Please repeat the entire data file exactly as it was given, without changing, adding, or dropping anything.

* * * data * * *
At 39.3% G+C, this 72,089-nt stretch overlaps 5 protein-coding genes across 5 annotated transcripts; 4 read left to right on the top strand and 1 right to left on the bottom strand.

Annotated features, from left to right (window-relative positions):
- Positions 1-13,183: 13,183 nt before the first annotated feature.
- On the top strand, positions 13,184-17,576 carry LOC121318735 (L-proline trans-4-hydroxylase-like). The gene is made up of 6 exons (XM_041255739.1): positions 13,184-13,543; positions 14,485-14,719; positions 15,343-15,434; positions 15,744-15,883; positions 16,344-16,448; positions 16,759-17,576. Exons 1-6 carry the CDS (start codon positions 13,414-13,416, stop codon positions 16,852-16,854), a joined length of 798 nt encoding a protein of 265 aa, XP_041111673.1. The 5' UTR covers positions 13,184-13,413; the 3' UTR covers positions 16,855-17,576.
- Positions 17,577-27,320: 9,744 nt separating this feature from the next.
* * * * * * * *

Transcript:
At 39.3% G+C, this 72,089-nt stretch overlaps 5 protein-coding genes across 5 annotated transcripts; 4 read left to right on the top strand and 1 right to left on the bottom strand.

Annotated features, from left to right (window-relative positions):
- Positions 1-13,183: 13,183 nt before the first annotated feature.
- On the top strand, positions 13,184-17,576 carry LOC121318735 (L-proline trans-4-hydroxylase-like). The gene is made up of 6 exons (XM_041255739.1): positions 13,184-13,543; positions 14,485-14,719; positions 15,343-15,434; positions 15,744-15,883; positions 16,344-16,448; positions 16,759-17,576. Exons 1-6 carry the CDS (start codon positions 13,414-13,416, stop codon positions 16,852-16,854), a joined length of 798 nt encoding a protein of 265 aa, XP_041111673.1. The 5' UTR covers positions 13,184-13,413; the 3' UTR covers positions 16,855-17,576.
- Positions 17,577-27,320: 9,744 nt separating this feature from the next.